The LMA New York local group’s annual CMO Forum on May 27 was itself a sign of the times. The virtual format, if anything, reinforced the challenges our panelists and attendees have faced since the event was postponed from the originally scheduled in-person luncheon on March 12 due to the pandemic.
This year’s panel featured three legal marketing veterans: Nora Shearer, CMO at Shearman & Sterling; Lynn Tellefsen, Chief Marketing & Business Development Officer at Wilentz, Goldman & Spitzer, P.A.; and Michael Hertz, White & Case’s Chief Marketing Officer. BakerHostetler CMO Despina Kartson moderated the discussion, which focused almost exclusively on the impact of COVID-19 on legal industry marketing. More than 200 LMA members and guests participated via video conference.
|Nora Shearer||Lynn Tellefsen|
|Michael Hertz||Despina Kartson|
The panelists set the stage for the forum by agreeing that their biggest challenge the past three months has been, as Ms. Shearer cited, “transitioning to a remote working environment,” which Mr. Hertz characterized as “an immediate move.” “There’s a strange cadence to the day,” added Ms. Tellefsen.
Personal contact with staff, lawyers, and clients was a recurrent theme throughout the session. Michael emphasized that his firm’s lawyers have needed to “make very personal contact” with their clients. He pointed out that emails are not enough, noting that a lot of clients felt they were receiving too many emails from their law firms.
All three panelists shared that their firms had created coronavirus resource centers, where clients can, in Lynn’s words, “stay connected to us and to our latest thinking.” Nora pointed out that her team has “to respond to both the coronavirus news and to the needs of our clients.”
Even in this unusual business environment, there has been a need to continue with business as usual. For instance, all the CMO panelists shared that they are proceeding with new initiatives they had either started or were about to start when the world changed. Michael did caution about being “careful about discretionary spending.” But he added that White & Case is still willing to move forward with projects that will help the firm, such as continuing with infrastructure upgrades.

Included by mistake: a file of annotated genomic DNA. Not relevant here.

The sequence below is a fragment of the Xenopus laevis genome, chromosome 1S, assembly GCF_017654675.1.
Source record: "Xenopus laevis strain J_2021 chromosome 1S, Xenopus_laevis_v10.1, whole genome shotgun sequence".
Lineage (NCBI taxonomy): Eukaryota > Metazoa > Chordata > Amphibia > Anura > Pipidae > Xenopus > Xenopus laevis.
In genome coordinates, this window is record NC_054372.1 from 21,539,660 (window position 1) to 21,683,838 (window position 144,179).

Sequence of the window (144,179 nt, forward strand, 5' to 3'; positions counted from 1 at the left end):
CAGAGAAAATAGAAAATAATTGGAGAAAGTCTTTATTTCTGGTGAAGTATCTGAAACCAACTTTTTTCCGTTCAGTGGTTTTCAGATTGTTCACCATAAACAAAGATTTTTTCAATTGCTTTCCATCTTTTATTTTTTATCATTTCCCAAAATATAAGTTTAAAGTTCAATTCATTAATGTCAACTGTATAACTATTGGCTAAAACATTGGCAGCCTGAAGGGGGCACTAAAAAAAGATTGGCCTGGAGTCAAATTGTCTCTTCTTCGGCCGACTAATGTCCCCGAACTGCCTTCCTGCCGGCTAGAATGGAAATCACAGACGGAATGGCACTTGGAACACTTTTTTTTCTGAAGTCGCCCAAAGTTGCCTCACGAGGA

Shearman is also looking ahead with its business initiatives. “The challenge now,” said Nora, is to ensure we continue on with projects despite the pandemic.”
Lynn shared a similar attitude, stating that Wilentz is “getting back now to projects on priority lists.” Her firm is looking closely at digital strategies that are “evolving very quickly,” focusing on digital tools and digital solutions. Technology investment and improvements were also priorities for Nora and Michael.
Technology, from a different perspective, is also likely to benefit the CMO’s firms – and many others. Each of the panelists quickly named technology as a practice area that will generate a lot of business for their lawyers. Nora cited capital markets as seeing increased activity and practices such as bankruptcy and restructuring are expected to be busy. Lynn said her firm will be “laser-focused” on regulatory changes, adding that health law practices will benefit from the shift to telehealth that is “here to stay.”
Michael shared a thought leadership initiative where White & Case envisions a growing emphasis on “Smart Cities.” He explained that “cities will have to grapple with how to become more resilient,” dealing with such complex legal issues as “how to share information while respecting data privacy.”
Each of the CMOs is taking a close look at how (s)he manages resources, human or otherwise. Michael said he had to reallocate some of his personnel. He gave the example of training some of his Events team to become BD team members since the pandemic has cut down sharply on events. Lynn said her firm has instituted a new call routing system to manage calls better while everyone works remotely.
The future workplace is very much on the minds of CMOs. The inevitable changes in the way we all do business raise many questions, particularly concerning social distancing. Lynn noted that her firm’s lawyers have attended annual conferences that have, because of the pandemic, been postponed or rescheduled as virtual conferences. “How do you connect virtually with a stranger, develop a rapport, and become a trusted advisor,” she wondered.
Michael said his firm is transitioning to become less sheltered in place. He said that White & Case has gradually been reopening offices, one by one, focusing on making them safe. But what the workplace will ultimately look like, “we don’t know yet,” he stated. “Nobody in their lifetime has been through this, especially with the technology we now have.”
One positive that has emerged from everyone working at home is the human element. Each of the CMO panelists shared examples of how relationships have been strengthened from afar.
Nora stressed that she has made it a point to communicate more by phone than email. Michael has established “Zoom office hours” to connect one-on-one with his staff. Lynn said she tries “to have a little fun in each call.” Before the pandemic, she held “monthly luncheon brainstorming meetings” with her staff and is considering how to restart those meetings in this virtual environment.
Nora echoed the thought by saying her team has “become a lot closer” and gotten “to know each other personally.” Michael added that the very human aspects have “knocked down some of the walls between people.”
This year’s unique CMO Forum was made possible in large part through the efforts of Rob Kates of Kates Media, which has continually supported our virtual programming, for which we are very appreciative.
To hear and see the entire CMO Forum, please click here.